Pop Warner builds leadership, respect and trust, said President Sarah Wicker. (photo by Ralph LoVuolo)
SR Pop Warner season cancelled
This is an updated version of the story that will appear in the printed version of the July issue of Scripps Ranch News:
The Scripps Ranch Pop Football Warner and Cheer Association board voted Thursday, July 23, to cancel its 2020 football and cheer season. The decision ultimately came down to the health and safety of the athletes, families and community, according to Sarah Wicker, president of Scripps Ranch Pop Warner. It was a tough and sad decision, but necessary, she added.
July usually marks a short time before the start of practice for the Scripps Ranch Pop Football Warner and Cheer Association. But, as of press time for the July issue of Scripps Ranch News, the league was still uncertain whether the traditional Aug. 1 season start would happen at all.
With the California Interscholastic Federation’s decision to push back the fall high school sports season, Scripps Ranch Pop Warner was sitting in an unknown situation. It was waiting to find out from Scripps Ranch High School if it would be allowed to use the school’s field and stadium, as it has in the past.
“Because we use the Scripps Ranch High School football field for our games, that’s what makes (CIF’s decision) really contingent for Scripps Ranch Pop Warner’s ability to facilitate a season,” Wicker said.
Nevertheless, Pop Warner leaders had been working to draft a safety protocol in the instance they were able to proceed. The guidelines were a compilation of Center for Disease Control, San Diego County, State of California and National Pop Warner sanitation guidelines.
If the season proceeded, varying degrees of interaction between athletes would have been determined by the reopening status of the region, Wicker said.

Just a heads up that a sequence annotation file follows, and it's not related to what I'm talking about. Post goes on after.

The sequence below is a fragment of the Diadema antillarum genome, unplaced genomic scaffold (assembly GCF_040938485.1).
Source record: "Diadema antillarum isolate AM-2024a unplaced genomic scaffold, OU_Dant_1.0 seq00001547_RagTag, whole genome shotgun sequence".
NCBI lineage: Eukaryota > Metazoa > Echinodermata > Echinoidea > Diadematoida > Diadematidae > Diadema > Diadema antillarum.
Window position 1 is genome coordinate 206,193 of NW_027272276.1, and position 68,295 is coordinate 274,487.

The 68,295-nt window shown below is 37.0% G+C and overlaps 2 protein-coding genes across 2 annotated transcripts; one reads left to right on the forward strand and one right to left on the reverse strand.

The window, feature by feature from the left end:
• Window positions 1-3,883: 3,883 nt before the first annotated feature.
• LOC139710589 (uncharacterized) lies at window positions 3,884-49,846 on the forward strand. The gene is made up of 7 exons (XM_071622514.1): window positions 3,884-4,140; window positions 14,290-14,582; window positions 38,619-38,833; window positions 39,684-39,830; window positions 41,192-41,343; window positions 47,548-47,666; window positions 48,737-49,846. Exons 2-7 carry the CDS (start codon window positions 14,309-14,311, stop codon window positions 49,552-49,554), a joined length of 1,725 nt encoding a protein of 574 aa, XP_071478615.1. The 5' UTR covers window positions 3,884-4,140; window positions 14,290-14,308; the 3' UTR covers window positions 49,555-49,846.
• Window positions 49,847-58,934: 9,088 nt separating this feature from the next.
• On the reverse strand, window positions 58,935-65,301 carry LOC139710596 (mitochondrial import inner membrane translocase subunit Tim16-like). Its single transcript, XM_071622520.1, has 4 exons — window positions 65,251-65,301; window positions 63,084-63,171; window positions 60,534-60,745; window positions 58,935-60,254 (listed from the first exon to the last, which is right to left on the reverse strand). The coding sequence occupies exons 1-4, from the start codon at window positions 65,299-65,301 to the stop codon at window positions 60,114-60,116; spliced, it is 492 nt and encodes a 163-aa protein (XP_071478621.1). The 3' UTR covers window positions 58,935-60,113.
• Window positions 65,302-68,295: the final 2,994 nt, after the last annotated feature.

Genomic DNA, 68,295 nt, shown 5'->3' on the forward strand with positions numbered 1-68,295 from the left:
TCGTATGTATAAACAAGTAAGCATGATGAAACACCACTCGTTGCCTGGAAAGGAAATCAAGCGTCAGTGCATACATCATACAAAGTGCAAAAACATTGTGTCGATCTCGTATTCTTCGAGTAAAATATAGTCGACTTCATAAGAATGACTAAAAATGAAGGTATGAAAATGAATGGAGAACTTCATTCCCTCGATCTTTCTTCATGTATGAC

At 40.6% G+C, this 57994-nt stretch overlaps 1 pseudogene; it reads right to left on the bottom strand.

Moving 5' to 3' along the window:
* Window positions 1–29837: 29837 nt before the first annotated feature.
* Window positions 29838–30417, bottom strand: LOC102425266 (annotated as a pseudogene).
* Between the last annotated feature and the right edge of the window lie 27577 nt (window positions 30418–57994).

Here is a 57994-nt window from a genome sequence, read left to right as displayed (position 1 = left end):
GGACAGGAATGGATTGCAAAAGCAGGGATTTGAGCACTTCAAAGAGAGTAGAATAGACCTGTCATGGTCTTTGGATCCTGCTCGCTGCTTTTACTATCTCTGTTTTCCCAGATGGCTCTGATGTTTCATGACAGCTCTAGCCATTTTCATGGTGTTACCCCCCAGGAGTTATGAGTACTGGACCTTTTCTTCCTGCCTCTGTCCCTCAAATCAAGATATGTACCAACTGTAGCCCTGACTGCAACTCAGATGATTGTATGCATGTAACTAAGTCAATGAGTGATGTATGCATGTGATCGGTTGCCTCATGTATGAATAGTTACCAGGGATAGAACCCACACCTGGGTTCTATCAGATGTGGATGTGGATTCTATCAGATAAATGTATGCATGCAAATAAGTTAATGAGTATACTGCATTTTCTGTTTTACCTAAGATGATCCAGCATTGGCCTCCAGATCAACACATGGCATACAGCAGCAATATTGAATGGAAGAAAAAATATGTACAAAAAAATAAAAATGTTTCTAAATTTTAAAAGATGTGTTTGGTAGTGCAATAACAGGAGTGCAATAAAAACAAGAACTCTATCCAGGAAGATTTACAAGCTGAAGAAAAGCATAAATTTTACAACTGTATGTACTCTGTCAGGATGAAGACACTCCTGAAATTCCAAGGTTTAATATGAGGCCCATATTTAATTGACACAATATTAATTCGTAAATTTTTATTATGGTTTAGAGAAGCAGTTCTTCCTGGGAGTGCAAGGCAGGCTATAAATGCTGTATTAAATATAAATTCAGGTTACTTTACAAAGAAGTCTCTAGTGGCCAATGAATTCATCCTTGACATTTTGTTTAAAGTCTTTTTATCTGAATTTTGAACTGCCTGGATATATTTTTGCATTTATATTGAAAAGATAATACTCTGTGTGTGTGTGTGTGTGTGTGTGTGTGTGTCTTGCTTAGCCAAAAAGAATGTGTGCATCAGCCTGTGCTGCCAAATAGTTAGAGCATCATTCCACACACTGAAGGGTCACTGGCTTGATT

With the latest swath of closures handed down by Governor Gavin Newsom to counties around the state, Wicker said the 2020 season would have begun with the strictest COVID-19 protocols. Under those circumstances, athletes would have been limited to interacting within groups of 10.
“If you’re throwing a football, that would be to that small 10-person group and that football never leaves or exchanges into another group until it is sanitized appropriately,” Wicker said.
Later phases, such as phase 3, would have allowed athletes to interact in groups of 25. But since the state’s virus cases remained high, the league did not make it to the point in which games between groups were possible. In this case, the league is planning a fair refund policy.
On top of limiting group sizes, Wicker said the league would have monitored athletes’ temperatures, offered hand sanitizer, enforced social distancing among all practice attendees and sanitized all equipment thoroughly between uses.
But the question remained: Were Scripps Ranch families comfortable enrolling their kids in youth sports amid an unprecedented pandemic?
“I’ve seen it both ways,” Wicker said. “There are parents that really want to get their kids back into youth sports, that want to get their kids out away from computers, video games and mobile devices and get them the exercise they absolutely need and thrive on. Then, I’m also talking to parents that are unsure and are really putting a more concerted effort into keeping their family safe.”
At the end of the day, Wicker said she hoped the league could have found a way to continue for the sake of her kids and others.
“There are so many different things that they learn through football and through cheer,” she said. “Leadership, respect, the ability to really build trust and lean on your teammates.”